Decentralization has long been a real estate strategy to expand a company’s global footprint and to scale with ease. Johnson & Johnson, for example, is famous for its decentralized business model, which involves more than 200 units that function independently but frequently collaborate with other autonomous teams.
Before the pandemic, though, decentralization wasn’t a term used often—and it wasn’t a model that many organizations seriously considered adopting. But when companies in all industries across the globe needed to quickly de-densify their workspaces to protect employees from the threat of COVID-19, decentralization became a go-to strategy. In many cases, this meant sending a large number of employees home to work, which, as it turns out, isn’t ideal—at least not for the long term.
Concerned about lost productivity and employees’ feelings of isolation, many companies looked to decentralize their offices. They no longer required employees to commute to company headquarters. Decentralizing allows employees to work from work in convenient locations closer to where employees live. WeWork helped businesses decentralize based on each business’s individual needs. Here’s how three companies decentralized with WeWork.
A financial company brings teams together with temporary workspace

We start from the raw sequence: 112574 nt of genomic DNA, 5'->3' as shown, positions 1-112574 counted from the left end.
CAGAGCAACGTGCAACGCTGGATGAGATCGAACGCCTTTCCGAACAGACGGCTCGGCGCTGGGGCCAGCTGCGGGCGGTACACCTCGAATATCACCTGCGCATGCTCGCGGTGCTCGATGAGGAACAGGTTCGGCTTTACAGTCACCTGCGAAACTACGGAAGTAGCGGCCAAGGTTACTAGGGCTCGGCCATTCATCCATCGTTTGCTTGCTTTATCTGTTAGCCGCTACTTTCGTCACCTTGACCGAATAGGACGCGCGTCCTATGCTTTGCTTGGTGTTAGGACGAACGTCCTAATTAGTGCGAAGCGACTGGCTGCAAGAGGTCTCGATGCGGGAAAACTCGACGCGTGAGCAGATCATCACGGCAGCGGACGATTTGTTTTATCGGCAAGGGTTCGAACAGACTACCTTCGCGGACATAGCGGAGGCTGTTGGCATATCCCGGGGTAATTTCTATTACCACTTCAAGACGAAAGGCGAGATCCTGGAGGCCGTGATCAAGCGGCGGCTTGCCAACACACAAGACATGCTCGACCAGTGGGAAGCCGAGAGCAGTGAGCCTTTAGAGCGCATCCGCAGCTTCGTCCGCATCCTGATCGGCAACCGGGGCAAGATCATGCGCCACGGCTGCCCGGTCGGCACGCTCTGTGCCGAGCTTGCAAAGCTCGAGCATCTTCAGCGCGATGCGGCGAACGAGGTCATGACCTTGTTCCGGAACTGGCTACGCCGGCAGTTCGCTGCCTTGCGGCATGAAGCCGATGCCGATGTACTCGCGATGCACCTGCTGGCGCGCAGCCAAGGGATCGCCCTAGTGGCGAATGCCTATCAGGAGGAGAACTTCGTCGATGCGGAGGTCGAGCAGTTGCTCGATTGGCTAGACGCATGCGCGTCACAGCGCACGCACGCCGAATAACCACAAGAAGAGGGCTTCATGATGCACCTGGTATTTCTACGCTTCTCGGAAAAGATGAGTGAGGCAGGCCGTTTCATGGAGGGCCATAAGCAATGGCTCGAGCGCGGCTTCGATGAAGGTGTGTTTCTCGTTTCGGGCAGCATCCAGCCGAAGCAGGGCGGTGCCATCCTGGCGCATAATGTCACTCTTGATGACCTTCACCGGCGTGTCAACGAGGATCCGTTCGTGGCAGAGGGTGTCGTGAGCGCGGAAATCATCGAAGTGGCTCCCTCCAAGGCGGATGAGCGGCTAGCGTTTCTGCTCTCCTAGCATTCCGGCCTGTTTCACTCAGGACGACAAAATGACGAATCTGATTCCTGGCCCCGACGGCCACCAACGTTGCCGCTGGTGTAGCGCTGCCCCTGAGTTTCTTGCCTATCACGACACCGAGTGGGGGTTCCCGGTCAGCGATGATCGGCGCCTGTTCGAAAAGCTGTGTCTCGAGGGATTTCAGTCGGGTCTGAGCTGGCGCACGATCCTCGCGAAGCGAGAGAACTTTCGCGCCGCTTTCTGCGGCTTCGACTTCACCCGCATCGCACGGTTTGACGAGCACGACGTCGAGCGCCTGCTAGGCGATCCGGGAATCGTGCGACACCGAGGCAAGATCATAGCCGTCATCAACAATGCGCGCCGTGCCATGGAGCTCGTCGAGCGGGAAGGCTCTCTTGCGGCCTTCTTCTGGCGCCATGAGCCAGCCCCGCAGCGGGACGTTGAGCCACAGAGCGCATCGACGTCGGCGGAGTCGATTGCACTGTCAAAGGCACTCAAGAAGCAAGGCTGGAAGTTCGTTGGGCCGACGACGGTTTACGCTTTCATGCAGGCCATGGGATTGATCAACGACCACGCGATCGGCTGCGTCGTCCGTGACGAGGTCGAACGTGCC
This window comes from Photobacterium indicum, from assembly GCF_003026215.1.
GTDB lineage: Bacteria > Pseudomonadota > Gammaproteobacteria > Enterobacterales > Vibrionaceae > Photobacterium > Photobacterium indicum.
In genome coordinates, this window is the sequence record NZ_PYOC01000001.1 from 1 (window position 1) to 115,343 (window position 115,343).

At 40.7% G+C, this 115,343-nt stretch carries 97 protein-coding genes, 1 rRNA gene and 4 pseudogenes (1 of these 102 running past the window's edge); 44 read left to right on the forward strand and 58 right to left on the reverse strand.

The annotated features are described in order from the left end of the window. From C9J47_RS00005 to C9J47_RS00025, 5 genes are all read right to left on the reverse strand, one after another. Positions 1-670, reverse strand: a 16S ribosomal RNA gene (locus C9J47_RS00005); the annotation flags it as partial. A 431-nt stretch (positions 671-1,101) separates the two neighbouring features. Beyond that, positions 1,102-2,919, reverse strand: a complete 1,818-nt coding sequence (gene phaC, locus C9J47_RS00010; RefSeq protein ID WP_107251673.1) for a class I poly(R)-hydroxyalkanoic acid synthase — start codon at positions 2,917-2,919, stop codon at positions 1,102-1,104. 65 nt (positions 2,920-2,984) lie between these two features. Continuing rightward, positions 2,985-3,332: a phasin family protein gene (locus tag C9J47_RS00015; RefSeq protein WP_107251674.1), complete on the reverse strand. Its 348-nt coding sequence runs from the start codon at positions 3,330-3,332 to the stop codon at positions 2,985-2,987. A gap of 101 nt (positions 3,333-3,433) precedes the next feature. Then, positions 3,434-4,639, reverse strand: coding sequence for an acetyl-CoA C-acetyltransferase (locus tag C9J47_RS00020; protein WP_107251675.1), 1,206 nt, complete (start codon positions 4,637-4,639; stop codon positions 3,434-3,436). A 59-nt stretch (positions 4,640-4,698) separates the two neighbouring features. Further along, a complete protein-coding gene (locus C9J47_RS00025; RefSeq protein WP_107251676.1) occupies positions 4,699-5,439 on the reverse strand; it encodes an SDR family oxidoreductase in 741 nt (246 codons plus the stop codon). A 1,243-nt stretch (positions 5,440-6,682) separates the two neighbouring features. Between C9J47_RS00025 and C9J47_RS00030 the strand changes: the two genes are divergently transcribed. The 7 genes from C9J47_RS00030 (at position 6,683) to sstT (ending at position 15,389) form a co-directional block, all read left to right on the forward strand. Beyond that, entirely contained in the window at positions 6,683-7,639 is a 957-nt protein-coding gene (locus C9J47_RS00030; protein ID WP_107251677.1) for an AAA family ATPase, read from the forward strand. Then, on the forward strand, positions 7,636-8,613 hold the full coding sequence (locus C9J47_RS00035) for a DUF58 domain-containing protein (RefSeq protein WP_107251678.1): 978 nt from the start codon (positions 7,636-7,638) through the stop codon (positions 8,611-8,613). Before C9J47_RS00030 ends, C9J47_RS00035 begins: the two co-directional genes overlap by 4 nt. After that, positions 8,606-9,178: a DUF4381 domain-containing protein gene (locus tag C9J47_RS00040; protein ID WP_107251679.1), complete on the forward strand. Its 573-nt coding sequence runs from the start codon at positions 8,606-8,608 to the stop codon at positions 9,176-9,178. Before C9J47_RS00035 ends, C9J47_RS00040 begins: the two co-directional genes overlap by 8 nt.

The challenge: As companies began to return to the office last fall, a Fortune 500 financial services firm created a distanced workplace by de-densifying its New York City headquarters. But that left the company’s large back-of-the-house teams separated from the bankers and traders at HQ, which is less than desirable in a business that relies on speedy problem-solving and lightning-fast data processing and information delivery.
The solution: WeWork provided the firm with a full floor of temporary workspace close to headquarters. The two-year, flexible membership agreement allowed the company to decentralize its offices without having to make a long-term commitment or invest in new infrastructure.
The result: The company’s support and tech teams are happily housed in their own professionally distanced workspace with easy access to headquarters. Employees enjoy the WeWork amenities and like working in an environment that promotes personal well-being and productivity. The solution is working so well that the firm is considering extending its terms beyond the pandemic to maintain an optimal level of employee flexibility and collaboration.
An insurance firm tries out the hub-and-spoke model
The challenge: A global insurance company in Tokyo was deemed essential and needed to continue operating as usual during the pandemic. To minimize risk for their employees, it wanted to de-densify the central office as well as reduce commute time for employees—but it wanted to do both without increasing capital expenditures or signing a long-term lease. Moving quickly was imperative to prevent a protracted transition period that would create more stress in an already-uncertain time.
The solution: WeWork set up dedicated, professionally distanced office suites for the firm in multiple locations across the city—a decentralization strategy known as the hub-and-spoke model. Since WeWork has the capacity, infrastructure, and know-how to move quickly, employees were able to relocate to the new offices in just four days.